MOSCOW, March 19 (RAPSI) – Russia’s President Vladimir Putin has signed a bill regulating the activities of human rights commissioners in the country’s regions, which aims to extend their powers and set uniform rules and approaches governing the formation of this institution, into law, according to an official website of legal information.
The Federation Council approved the initiative on March 11. Earlier, on March 5, it was adopted by the State Duma.
The document establishes the respective legal framework, determines the procedures of complaint handling and cooperation with state bodies and organizations.
A regional ombudsman is to be elected by the regional legislatures, the nominations are to be approved by Russia’s Rights Commissioner. Eligible nominees are to meet such requirements as age at or above 30 (regional legislative authorities are empowered to set the minimal age limit higher, but not more than by 5 years), graduate from a higher education establishment, have previous experience in in the sphere of human rights protection, as well as have unassailable reputation.
The ombudsman is to hold the position no more than two consecutive 5-year terms; however, regional legislators may at their discretion set less prolonged terms in office.
As Russia’s Rights Commissioner Tatyana Moskalkova noted earlier, the document envisages that regional ombudsmen are empowered to act not only when receiving complaints, but also when informed about massive human rights violations by journalists or on the basis of data from other sources. The human rights commissioners are granted the right to get acquainted with all civil and criminal cases, where court decisions become final, and apprise the power of arguments presented by complainers in order to turn to regulators or oversight agencies asking them to examine such cases.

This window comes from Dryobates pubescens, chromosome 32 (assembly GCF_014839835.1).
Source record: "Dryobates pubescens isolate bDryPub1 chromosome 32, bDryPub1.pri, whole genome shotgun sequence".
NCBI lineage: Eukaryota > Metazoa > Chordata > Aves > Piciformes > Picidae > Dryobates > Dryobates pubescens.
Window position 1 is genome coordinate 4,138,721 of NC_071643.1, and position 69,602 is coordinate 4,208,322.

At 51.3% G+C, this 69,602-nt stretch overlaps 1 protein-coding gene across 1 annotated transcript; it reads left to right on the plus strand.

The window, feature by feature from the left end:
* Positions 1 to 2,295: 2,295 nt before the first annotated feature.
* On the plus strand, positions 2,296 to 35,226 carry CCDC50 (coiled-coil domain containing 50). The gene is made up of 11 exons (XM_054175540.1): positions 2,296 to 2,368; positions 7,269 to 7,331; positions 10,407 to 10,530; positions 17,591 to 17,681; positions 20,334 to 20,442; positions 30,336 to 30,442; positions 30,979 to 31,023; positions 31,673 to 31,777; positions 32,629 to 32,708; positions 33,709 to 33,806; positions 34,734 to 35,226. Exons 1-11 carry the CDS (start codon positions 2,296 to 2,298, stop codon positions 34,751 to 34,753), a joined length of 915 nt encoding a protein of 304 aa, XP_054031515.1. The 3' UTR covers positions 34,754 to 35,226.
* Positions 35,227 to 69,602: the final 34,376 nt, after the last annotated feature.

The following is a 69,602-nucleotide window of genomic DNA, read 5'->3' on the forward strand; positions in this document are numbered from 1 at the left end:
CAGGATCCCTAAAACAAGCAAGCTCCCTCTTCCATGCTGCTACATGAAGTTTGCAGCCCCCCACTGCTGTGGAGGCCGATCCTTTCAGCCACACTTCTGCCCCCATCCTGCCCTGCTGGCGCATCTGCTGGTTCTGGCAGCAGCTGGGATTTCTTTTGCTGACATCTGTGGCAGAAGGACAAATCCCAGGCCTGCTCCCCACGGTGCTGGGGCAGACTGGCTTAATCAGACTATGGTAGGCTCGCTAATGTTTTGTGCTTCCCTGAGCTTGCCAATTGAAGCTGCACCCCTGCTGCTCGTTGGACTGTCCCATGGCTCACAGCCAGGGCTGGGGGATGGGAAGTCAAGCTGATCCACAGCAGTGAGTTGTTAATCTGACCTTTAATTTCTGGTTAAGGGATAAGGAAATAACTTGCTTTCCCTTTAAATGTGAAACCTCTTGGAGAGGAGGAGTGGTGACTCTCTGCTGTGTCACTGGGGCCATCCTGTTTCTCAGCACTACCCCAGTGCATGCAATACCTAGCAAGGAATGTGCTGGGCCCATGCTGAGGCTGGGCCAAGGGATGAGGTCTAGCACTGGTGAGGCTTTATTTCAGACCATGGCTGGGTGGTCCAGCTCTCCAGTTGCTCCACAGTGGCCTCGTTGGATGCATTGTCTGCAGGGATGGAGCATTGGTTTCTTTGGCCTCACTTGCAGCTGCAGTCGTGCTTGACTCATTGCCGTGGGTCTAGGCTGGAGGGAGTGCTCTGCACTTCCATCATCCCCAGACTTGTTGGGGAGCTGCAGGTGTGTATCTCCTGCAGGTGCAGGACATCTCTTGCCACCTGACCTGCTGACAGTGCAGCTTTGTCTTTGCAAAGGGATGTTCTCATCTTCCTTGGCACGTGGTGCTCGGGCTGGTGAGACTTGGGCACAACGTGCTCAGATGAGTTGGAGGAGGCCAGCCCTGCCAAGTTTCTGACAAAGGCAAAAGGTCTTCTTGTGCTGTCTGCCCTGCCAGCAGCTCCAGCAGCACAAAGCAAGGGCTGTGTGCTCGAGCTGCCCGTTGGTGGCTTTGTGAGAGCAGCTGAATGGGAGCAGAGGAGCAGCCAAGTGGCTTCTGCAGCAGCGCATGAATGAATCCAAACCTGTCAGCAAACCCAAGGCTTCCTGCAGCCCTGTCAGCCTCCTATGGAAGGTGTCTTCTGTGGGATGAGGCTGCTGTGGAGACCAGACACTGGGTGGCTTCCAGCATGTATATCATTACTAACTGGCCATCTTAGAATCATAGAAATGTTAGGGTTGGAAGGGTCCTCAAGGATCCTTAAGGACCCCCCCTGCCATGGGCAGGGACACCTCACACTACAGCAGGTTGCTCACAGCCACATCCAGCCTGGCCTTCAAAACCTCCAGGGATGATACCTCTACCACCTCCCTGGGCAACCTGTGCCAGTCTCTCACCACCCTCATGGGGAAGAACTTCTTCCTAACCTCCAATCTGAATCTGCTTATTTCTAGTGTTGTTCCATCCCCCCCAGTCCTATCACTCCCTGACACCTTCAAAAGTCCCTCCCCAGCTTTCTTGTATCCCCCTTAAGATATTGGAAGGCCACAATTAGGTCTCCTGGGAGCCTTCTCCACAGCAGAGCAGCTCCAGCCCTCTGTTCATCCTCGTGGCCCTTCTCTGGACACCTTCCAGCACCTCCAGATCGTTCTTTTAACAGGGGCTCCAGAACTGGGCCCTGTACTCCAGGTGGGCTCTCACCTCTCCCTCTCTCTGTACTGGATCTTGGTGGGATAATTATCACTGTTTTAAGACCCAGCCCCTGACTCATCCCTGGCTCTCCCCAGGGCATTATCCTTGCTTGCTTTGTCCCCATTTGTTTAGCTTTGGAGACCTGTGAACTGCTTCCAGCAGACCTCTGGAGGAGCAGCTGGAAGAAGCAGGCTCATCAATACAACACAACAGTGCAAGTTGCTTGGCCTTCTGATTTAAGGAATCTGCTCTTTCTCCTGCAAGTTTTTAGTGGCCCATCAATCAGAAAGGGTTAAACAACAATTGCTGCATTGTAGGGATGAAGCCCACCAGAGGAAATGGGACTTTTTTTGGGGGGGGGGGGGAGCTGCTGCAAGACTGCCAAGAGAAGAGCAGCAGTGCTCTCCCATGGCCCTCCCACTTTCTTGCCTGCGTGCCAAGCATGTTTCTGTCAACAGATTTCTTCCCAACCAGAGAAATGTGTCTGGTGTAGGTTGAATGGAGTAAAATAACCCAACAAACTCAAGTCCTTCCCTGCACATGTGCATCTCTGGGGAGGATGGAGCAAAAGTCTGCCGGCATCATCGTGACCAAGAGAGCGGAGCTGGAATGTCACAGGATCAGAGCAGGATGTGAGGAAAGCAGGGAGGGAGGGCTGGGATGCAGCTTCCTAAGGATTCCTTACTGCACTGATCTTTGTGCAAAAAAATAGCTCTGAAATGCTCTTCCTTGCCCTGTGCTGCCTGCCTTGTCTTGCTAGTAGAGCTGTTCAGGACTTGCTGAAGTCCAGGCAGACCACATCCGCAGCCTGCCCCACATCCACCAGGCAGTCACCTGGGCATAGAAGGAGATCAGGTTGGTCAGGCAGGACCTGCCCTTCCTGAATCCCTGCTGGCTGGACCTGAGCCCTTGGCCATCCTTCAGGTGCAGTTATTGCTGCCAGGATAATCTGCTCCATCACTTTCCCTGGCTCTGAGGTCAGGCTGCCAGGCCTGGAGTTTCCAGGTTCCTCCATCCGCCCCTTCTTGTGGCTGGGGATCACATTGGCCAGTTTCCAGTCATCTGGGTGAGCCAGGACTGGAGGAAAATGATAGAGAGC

Regional ombudsmen are also empowered to file administrative claims in case they found violations of law and to turn to prosecutor’s offices asking to investigate alleged violations, or to courts challenging decisions in criminal or civil cases.
Complaints are to be submitted to rights commissioners within a year since the date of alleged violation, or the date the complainer becomes aware of such a violation. Ombudsmen are to comply with confidentiality requirements and not disclose any personal information of complainers without their written consent.
The bill is authored by a group of senators, including the Chair of the Federation Council’s Committee on Constitutional Legislation and State Building Andrey Klishas.